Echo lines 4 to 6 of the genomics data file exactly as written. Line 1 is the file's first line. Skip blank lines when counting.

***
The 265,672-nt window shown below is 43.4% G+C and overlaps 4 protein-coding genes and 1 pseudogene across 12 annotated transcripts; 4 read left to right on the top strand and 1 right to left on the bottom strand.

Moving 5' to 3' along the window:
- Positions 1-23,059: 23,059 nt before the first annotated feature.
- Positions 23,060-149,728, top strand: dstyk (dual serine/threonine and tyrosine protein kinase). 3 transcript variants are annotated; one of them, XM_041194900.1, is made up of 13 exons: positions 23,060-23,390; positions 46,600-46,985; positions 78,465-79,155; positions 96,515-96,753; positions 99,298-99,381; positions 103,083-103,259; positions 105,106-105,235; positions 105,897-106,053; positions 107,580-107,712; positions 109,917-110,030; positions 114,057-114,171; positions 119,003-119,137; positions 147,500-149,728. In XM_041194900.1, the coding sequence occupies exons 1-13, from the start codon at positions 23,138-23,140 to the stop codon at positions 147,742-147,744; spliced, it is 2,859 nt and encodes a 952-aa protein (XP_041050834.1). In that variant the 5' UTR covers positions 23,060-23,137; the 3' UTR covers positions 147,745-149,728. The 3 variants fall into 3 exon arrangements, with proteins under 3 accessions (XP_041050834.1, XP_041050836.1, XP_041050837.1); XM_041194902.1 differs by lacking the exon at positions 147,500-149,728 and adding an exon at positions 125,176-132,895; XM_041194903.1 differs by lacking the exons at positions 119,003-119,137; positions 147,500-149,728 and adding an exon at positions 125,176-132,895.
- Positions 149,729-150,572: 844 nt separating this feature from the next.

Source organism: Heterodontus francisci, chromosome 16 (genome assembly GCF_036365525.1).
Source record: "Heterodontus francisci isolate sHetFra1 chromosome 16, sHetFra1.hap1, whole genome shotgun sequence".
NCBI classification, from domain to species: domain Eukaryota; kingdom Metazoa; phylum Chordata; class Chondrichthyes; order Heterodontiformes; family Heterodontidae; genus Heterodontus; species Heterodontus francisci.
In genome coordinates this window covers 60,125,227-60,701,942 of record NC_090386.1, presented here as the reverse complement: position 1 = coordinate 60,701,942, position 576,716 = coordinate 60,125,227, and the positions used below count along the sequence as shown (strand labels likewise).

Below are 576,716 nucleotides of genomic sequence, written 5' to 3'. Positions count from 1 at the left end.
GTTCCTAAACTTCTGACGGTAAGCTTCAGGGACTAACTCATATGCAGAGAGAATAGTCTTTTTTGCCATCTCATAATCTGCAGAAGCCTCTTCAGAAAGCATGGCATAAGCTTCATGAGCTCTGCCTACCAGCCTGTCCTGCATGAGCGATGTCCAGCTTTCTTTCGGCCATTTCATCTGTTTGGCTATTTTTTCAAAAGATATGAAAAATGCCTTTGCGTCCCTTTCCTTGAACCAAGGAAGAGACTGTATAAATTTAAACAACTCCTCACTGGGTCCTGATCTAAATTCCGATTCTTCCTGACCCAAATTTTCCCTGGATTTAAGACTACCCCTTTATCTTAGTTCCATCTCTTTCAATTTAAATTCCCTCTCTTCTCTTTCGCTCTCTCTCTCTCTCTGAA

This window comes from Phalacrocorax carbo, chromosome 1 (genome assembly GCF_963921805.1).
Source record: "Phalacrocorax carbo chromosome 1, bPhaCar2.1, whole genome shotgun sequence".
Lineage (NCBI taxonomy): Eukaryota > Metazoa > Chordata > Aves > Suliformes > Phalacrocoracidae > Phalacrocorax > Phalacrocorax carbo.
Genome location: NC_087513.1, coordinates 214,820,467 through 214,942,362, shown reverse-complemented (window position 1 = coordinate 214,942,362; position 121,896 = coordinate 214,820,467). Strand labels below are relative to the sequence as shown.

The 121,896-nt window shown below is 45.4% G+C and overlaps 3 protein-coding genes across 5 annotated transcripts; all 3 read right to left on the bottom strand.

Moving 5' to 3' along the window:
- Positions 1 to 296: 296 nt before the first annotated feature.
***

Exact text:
- Positions 23,060-149,728, top strand: dstyk (dual serine/threonine and tyrosine protein kinase). 3 transcript variants are annotated; one of them, XM_041194900.1, is made up of 13 exons: positions 23,060-23,390; positions 46,600-46,985; positions 78,465-79,155; positions 96,515-96,753; positions 99,298-99,381; positions 103,083-103,259; positions 105,106-105,235; positions 105,897-106,053; positions 107,580-107,712; positions 109,917-110,030; positions 114,057-114,171; positions 119,003-119,137; positions 147,500-149,728. In XM_041194900.1, the coding sequence occupies exons 1-13, from the start codon at positions 23,138-23,140 to the stop codon at positions 147,742-147,744; spliced, it is 2,859 nt and encodes a 952-aa protein (XP_041050834.1). In that variant the 5' UTR covers positions 23,060-23,137; the 3' UTR covers positions 147,745-149,728. The 3 variants fall into 3 exon arrangements, with proteins under 3 accessions (XP_041050834.1, XP_041050836.1, XP_041050837.1); XM_041194902.1 differs by lacking the exon at positions 147,500-149,728 and adding an exon at positions 125,176-132,895; XM_041194903.1 differs by lacking the exons at positions 119,003-119,137; positions 147,500-149,728 and adding an exon at positions 125,176-132,895.
- Positions 149,729-150,572: 844 nt separating this feature from the next.

Source organism: Heterodontus francisci, chromosome 16 (genome assembly GCF_036365525.1).